Scientific advances that benefit the public health are only as good as their ability to reach the public. Oftentimes, though, the people most at need for those interventions and advances–such as inner city African-American communities—are also the most difficult to reach.
Dr. Tiffany Powell-Wiley, an assistant clinical investigator at the National Heart, Lung, and Blood Institute (NHLBI), is tackling these issues head on. She recently initiated the first stage in developing a community-based behavioral weight loss intervention program in Washington, D.C., specifically in Wards 5, 7, and 8, where recent data from the DC Department of Health indicates African-American obesity rates are the highest. Powell-Wiley’s project is assessing what risk factors for heart disease are most prevalent in these Wards, and whether providing tools to monitor nutrition and physical activity can help improve the behaviors of those living in these particular urban communities.
“A lack of access to resources, like healthy foods or health clinics, is a major roadblock in these underserved urban communities,” said Dr. Powell-Wiley. “But researchers also lack some basic data about health needs. Outside of obesity, what risk factors do we really need to target in these wards? Which behaviors should we focus on changing?"
The project will follow approximately 100 adults, who were recruited with the aid of local African-American churches; the participants will be given handheld fitness monitors and cameras that will enable them to track their dietary habits and physical activity. They will also receive clinical examinations to test for common risk factors such as diabetes, hypertension, high cholesterol, and smoking.
“An advantage of working at NIH is that we have access to some great resources. We will be able to launch some new tools to measure diet and exercise that haven’t been used in community interventions before,” she said. “The unknown is how well these tools will operate in a real-world setting. How will participants use them? Will they use them at all? Are these tools useful in the context of their daily lives?”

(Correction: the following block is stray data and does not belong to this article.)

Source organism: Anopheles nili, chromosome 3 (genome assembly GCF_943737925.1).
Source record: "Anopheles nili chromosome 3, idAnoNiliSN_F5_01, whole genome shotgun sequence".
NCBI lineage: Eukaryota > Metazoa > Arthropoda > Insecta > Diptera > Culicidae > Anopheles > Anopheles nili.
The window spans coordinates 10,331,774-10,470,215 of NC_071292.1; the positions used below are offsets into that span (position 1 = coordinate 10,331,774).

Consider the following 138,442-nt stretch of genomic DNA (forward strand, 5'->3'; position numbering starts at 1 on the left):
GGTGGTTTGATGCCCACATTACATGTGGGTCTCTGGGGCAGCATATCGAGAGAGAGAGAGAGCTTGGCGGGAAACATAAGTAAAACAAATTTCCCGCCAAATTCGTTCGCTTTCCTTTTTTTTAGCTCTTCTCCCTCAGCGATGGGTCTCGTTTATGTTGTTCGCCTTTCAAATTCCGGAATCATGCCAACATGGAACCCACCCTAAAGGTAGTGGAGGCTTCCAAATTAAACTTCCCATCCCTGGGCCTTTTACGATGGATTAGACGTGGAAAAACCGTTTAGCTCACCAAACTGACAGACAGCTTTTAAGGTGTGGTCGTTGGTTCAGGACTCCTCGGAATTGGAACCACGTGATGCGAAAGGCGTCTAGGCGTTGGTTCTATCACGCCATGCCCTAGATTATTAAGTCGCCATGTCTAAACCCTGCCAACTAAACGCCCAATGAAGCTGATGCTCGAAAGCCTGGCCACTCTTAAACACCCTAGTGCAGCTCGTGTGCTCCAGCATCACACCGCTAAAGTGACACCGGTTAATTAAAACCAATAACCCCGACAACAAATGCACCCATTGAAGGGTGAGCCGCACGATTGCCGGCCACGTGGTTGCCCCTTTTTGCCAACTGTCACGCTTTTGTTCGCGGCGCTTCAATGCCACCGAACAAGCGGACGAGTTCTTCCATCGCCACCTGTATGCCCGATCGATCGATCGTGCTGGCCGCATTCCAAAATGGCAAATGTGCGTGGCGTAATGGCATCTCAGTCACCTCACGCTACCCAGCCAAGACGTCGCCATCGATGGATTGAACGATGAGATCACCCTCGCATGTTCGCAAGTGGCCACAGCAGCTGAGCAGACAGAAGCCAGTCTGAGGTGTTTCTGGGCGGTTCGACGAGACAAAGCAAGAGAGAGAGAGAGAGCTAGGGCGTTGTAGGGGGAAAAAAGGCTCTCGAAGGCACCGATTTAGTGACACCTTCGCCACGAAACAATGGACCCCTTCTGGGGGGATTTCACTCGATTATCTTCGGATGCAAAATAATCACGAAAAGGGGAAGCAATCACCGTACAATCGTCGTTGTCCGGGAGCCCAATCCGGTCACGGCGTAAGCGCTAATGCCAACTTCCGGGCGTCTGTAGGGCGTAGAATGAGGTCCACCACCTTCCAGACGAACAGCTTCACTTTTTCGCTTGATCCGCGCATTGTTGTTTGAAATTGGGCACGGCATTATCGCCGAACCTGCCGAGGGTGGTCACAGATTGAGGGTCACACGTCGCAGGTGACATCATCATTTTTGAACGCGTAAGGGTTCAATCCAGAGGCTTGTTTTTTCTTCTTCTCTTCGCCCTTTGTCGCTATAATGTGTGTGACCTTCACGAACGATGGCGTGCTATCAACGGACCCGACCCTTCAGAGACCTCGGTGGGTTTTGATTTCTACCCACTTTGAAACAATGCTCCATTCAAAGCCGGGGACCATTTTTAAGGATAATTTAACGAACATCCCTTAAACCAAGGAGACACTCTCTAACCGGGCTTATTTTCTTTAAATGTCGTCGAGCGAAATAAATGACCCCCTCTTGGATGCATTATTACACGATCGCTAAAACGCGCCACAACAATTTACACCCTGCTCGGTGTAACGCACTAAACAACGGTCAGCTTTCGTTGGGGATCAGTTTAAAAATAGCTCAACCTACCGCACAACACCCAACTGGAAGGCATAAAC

In keeping with the community theme, the program staff will keep the people and organizations updated on the study’s progress while it is occurring. Dr. Powell-Wiley and her team will work with the same churches that helped with recruitment to disseminate information as well as take feedback.
“We’ll ask questions like, ‘What was good or bad about using the physical activity monitors or taking photos of your food?’” she said. “This will help us better tailor interventions, but also give the community a true sense of participation. This program is not intended to simply collect data and publish papers. It is a shared experience where our team will teach and learn.”
The researchers carried out a small pilot project with a handful of volunteers in February to gauge the effectiveness of the tools. They will incorporate any necessary changes identified during the pilot and launch the larger needs assessment program in September.
Dr. Powell-Wiley, who has been at NHLBI since 2011, brings solid experience into this new project, having previously worked on a similar community-based health study called GoodNEWS during her cardiology fellowship at the University of Texas Southwestern Medical Center in Dallas.
“The GoodNEWS program was a valuable learning opportunity, and I’m even more excited about this NHLBI study as I will be involved throughout the entire process, from the formative planning stages all the way through completion,” she said.
Dr. Powell-Wiley (far right) and her team meet with a focus groups during the development of her intervention program.
Learn more about Tiffany Powell-Wiley and her lab at http://www.nhlbi.nih.gov/research/intramural/researchers/pi/powell-wiley-tiffany/index.html